“Hills Like White Elephants” by Ernest Hemingway
Written In 1927 by Ernest Hemingway, the short story “Hills Like White Elephants” tells about a young woman named Jig and an American man drinking at a bar close by a train station in Spain. Throughout the story, the author gives us dialogue of the conversation between the two but many readers actually misread the ongoing tension between the two characters. Ernest arranged what is called the “Icebreaker theory”, meaning that the underlying theme of the story is hidden, a big portion of the context is excluded, which leaves the readers to come up with their own interpretation. When reading, the story begins to unfold as the American and Jig discuss an “operation”, it is not obvious to what the operation actually is, but my interpretation is that the two are discussing an abortion from the very little context given in the story.
First, Jig describes the mountains she sees as “white elephants’’ white elephants is an old saying meaning an “unwanted possession.’’ The phrasing hints that Jig is pregnant by the American. Pressure is intentionally on the woman to make a decision to go through with the abortion or her relationship with the American man will come to an end. ” I think it’s the best thing to do. But I don’t want you to do it if you don’t really want to.” (275) The American expresses that he thinks it would be the best thing for her to get the abortion because he truly loves her, but if she didn’t, he feels that things wouldn’t be the same for the both of them, which is why he would leave her. Jig on the other hand wants to have the baby and still be with the man but it clearly isn’t an option.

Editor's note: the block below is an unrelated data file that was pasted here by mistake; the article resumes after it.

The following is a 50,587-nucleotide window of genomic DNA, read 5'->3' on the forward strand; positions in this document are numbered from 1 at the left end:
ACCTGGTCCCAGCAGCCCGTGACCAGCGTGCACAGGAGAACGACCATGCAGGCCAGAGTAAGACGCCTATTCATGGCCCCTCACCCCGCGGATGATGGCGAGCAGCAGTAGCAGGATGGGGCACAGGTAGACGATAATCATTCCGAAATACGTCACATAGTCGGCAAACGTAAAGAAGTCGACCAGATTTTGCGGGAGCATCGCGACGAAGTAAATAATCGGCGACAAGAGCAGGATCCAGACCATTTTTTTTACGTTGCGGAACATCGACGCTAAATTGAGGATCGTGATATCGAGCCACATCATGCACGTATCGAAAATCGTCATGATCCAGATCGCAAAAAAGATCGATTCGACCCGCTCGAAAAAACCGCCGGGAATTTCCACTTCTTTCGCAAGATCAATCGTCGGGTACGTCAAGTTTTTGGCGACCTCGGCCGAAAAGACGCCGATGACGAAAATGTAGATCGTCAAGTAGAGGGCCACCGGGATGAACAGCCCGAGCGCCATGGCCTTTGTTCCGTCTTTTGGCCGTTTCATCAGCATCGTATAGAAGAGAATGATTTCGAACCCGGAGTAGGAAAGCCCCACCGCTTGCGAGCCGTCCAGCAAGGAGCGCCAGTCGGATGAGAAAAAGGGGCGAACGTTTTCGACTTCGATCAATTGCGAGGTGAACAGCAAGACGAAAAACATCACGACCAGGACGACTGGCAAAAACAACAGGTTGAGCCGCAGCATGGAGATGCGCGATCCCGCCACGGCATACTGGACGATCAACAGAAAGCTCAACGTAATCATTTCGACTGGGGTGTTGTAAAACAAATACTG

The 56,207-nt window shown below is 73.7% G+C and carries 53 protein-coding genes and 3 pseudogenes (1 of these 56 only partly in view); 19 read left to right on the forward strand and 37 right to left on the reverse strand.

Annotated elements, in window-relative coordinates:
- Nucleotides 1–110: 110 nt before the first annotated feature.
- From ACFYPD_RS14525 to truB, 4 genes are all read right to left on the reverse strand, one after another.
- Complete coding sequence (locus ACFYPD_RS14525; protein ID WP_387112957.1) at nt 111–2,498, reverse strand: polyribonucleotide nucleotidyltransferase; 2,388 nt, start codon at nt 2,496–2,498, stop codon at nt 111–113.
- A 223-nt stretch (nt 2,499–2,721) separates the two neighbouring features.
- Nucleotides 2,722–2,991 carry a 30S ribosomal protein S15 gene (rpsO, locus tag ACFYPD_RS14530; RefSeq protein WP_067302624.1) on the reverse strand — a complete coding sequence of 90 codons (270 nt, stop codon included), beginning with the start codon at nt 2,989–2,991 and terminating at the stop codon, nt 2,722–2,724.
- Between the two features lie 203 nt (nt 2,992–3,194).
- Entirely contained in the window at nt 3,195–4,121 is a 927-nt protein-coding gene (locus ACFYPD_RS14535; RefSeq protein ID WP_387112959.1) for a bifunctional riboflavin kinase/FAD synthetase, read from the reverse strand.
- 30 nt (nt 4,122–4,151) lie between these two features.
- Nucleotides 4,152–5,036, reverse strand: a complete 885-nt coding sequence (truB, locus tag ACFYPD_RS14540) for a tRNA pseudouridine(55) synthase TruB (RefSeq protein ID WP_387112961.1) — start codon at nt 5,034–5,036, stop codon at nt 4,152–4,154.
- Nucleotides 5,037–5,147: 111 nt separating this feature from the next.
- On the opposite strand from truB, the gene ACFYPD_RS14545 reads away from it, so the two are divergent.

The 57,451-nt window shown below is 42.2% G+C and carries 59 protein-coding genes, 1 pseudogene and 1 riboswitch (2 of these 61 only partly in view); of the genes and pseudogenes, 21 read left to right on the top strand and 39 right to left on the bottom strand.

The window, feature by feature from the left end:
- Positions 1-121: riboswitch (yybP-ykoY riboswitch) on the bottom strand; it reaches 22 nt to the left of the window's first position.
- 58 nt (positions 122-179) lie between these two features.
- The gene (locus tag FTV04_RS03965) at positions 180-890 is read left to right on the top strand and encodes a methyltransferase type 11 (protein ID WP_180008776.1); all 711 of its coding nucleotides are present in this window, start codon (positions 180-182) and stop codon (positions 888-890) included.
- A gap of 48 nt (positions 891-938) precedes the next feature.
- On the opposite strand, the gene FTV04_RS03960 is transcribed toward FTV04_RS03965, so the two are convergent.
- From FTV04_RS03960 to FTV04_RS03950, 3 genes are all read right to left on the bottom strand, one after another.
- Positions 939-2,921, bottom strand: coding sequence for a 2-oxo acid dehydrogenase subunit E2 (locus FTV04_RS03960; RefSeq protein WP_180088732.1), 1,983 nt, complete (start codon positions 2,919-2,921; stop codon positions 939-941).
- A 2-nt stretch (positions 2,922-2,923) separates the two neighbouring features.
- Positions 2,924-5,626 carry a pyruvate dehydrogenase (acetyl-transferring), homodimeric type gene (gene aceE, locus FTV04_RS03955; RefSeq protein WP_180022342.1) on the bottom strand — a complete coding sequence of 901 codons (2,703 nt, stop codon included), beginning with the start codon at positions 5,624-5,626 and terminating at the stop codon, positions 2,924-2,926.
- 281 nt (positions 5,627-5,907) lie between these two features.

How it works
The big question about the story is why does The American want Jig to get an abortion? If he really loves her having a baby should be a blessing but in this case it is a burden. Coming from an historical approach, the author’s own life experiences play a big role in the plot of the story. Throughout Ernest’s life he experienced many misfortunes which led him to bring out his experiences through the characters.Ernest had 4 wives throughout his life. My thought is that one out of the 4 wives he had became pregnant and he wanted her to get an abortion. Giving up a child in the 1920’s wasn’t very viable so abortion was the only option. (424)